The intentions to document this information are long standing in that they go back some two decades to the early/mid 1990’s, just a few years before the subject of this site, James Kitchener Heath passed away.

As is the case in so many families in which a generation experienced war and all its traumas, certain aspects of service are known, but all too often the details are sketchy and disjointed. Add into this mix the passage of time and the result is invariably a collection of stories and fragments of memories accompanied by a handful of fragile and faded documents (if you are lucky) that represent the sum of information relating to the most extraordinary period in a soldier’s life. This was certainly the case in our family..... and it’s not much to go on.

In February 1995, my Father and I struggled to put together a potted service history to be read by the cleric presiding over my Grandfather’s funeral. At this point I decided to take steps to fill in some of the gaps as best I could.... sadly now without the benefit of first hand testimony.

A well known turn of phrase, ‘written on the back of a fag packet’ is defined by the Collins on-Line dictionary as something ‘composed or formed quickly and without detailed analysis or research’. As far as first hand source material for this history is concerned, no better a description could be made. The details gleaned from my Grandfather in brief (and often emotional) discussions in the 1990’s are summarised as a list of place names written in an old man’s shaky handwriting on the back of a standard envelope! (this will feature later). On the upside, a standard envelope is approximately twice the size of a cigarette packet, which immediately doubles the amount of information to work with!

By my own admission, this site is a little self-indulgent, being of primary interest to myself, my mother, my children and a handful of relatives still living in Staffordshire. In addition, it may be that the information presented here will be read by others outside of the family who have a passing interest in military or family history.

I would welcome any comments/suggestions or dare I say it relevant information to contact me.

Sunday, 24 May 2015

The Falaise Pocket And The Demise of A German Army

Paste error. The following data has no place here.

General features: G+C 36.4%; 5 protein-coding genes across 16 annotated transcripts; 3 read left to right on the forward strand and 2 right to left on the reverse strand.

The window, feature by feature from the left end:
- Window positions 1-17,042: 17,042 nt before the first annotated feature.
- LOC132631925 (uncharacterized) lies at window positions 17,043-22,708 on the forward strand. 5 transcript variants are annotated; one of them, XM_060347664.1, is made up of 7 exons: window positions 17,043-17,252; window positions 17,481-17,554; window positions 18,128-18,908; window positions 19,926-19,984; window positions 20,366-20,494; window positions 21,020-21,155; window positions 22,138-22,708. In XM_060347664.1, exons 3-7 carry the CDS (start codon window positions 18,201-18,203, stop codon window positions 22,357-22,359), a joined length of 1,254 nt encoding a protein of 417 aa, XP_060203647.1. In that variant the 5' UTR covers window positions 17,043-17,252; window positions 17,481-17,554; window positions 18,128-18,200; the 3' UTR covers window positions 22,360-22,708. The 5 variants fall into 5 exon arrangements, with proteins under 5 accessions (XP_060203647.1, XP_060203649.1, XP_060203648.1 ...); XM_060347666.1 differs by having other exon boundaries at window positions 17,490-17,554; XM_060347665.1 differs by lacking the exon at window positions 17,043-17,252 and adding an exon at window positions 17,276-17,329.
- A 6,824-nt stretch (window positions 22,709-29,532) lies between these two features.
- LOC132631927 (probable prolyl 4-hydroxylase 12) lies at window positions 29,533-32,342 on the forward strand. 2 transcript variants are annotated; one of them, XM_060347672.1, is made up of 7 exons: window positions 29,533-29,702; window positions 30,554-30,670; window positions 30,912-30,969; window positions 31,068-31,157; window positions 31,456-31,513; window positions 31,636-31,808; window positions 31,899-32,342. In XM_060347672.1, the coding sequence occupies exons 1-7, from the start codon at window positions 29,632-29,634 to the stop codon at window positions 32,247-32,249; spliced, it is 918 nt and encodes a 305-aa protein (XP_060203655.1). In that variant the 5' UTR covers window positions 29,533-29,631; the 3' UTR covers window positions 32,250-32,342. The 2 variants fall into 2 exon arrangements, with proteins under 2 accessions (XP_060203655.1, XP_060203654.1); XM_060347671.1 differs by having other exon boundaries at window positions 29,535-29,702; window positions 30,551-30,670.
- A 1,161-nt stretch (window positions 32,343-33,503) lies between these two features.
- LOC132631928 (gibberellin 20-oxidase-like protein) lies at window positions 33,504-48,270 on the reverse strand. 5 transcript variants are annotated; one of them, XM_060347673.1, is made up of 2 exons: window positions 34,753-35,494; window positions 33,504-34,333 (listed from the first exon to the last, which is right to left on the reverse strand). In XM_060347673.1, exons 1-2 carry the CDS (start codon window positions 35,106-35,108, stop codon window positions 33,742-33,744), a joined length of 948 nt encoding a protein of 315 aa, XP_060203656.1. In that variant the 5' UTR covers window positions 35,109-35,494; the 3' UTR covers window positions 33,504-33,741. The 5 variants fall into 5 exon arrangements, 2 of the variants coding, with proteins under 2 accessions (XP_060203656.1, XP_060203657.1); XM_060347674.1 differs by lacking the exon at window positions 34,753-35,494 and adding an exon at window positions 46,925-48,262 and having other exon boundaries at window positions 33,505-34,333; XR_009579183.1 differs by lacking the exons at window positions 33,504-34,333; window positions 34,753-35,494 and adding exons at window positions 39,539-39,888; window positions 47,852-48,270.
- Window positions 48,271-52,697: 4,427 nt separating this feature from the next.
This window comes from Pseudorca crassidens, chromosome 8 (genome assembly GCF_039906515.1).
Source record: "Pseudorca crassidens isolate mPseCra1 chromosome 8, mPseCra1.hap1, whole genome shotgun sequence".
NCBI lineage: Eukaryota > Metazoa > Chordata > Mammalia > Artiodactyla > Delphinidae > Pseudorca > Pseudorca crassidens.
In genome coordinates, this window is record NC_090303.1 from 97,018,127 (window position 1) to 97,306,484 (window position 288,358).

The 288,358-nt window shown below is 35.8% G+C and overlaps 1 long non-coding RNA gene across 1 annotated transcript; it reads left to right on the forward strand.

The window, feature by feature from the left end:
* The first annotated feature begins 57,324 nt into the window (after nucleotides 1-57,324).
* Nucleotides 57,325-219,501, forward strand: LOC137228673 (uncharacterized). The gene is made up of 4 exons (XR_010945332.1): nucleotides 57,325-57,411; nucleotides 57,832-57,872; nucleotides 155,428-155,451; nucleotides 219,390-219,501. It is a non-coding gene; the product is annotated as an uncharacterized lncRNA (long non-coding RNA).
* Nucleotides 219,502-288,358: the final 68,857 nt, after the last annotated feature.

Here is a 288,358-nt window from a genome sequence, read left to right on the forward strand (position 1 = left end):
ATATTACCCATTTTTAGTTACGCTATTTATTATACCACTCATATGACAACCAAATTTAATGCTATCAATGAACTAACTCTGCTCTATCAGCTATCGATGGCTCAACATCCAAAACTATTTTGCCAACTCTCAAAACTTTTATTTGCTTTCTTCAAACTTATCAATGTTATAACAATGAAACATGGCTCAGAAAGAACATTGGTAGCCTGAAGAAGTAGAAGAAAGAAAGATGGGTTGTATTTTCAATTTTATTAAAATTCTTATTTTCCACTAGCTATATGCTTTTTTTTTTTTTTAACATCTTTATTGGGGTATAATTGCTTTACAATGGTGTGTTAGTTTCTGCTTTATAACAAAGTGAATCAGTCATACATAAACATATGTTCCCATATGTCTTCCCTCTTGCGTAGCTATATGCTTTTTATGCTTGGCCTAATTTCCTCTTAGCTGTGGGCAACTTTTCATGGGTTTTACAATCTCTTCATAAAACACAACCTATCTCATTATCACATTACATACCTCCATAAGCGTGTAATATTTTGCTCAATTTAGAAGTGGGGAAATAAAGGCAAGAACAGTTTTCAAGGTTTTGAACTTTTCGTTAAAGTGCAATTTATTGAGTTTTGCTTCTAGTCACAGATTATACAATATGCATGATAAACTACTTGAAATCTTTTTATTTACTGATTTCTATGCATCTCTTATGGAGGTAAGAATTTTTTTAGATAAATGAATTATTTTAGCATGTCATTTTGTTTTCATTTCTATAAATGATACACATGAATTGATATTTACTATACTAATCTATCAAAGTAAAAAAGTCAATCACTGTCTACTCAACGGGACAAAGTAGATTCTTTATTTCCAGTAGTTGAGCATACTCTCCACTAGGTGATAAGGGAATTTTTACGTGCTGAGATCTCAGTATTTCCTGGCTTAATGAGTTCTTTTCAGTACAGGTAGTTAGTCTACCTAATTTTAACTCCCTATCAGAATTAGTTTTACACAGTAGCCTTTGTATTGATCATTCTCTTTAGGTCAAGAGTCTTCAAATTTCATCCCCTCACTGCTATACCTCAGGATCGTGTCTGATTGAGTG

A road in the Falaise Pocket choked with bodies and destroyed vehicles

As the South Staffordshire regiments were coming to terms with the news that the 59th Division and their associated regiments were to be disbanded, the encirclement of German Army Group B was nearing completion.

The last action in which the 5th South Staffordshire Regiment engaged the enemy in the Menil Hermai and Rabodanges area took them  some 9 miles south of Falaise in positions approximately equidistant from Falaise and Argentan, towns near to the mouth of the notorious ‘Falaise Pocket’.

Given the involvement of the 59 (Staffordshire) division in the encirclement, it is appropriate to describe some of the drama that played out in the Falaise-Argentan sector. The Battle of Falaise brought the Battle of Normandy to a conclusion and the liberation of Paris on the 25th August closed Operation Overlord.

The town of Faliase was also an entry on the envelope upon which my Grandfather detailed his passage across north west Europe.

Operation Cobra in July had allowed the huge US forces to breakout of the Normandy bridgehead into Brittany enabling rapid progress to the south and south east by General Patton’s 3rd Army, now unhindered by the Normandy bocage. To the north, the 1st Canadian Army were pressing south east from Caen towards Falaise whilst the 2nd British Army maintained pressure further west.

Location of opposing forces in the area of  Falaise between 8th to 17th August 1944
(image: EyeSerene)

Plans were afoot to trap the German forces to the west of the Seine. The original plan was to execute a long encirclement with 21st Army Group (1st Canadian and 2nd British armies) pivoting to the left from Falaise to reach the Seine whilst US 3rd Army would block a breakout to the south, thereby trapping German Army Group B (the 7th German Army and the 5th Panzer Army) between the rivers Seine and Loire.

The German High Command recognised the risk of encirclement and Hitler responded to the threat by ordering Generalfeldmarschall von Kluge to punch a hole in the US 1st Army front in a major offensive action between Mortain and Avranches.

Of this offensive Hitler wrote 

‘The decision in the Battle of France depends on the success of the Avraches attack. The commander in the west has a unique opportunity, which will never return, to drive into an extremely exposed enemy area and thereby to change the situation completely’.

The offensive was launched on 7th August. The Allies, forewarned by Ultra information, neutralised the attack within 24 hours and the action, known as Operation Lüttich, ceased on 10th August. The intended breakout failed and only served to drive the German armour of Army Group B deeper into the pocket.

In the immediate wake of Operation Lüttich, General Bradley recorded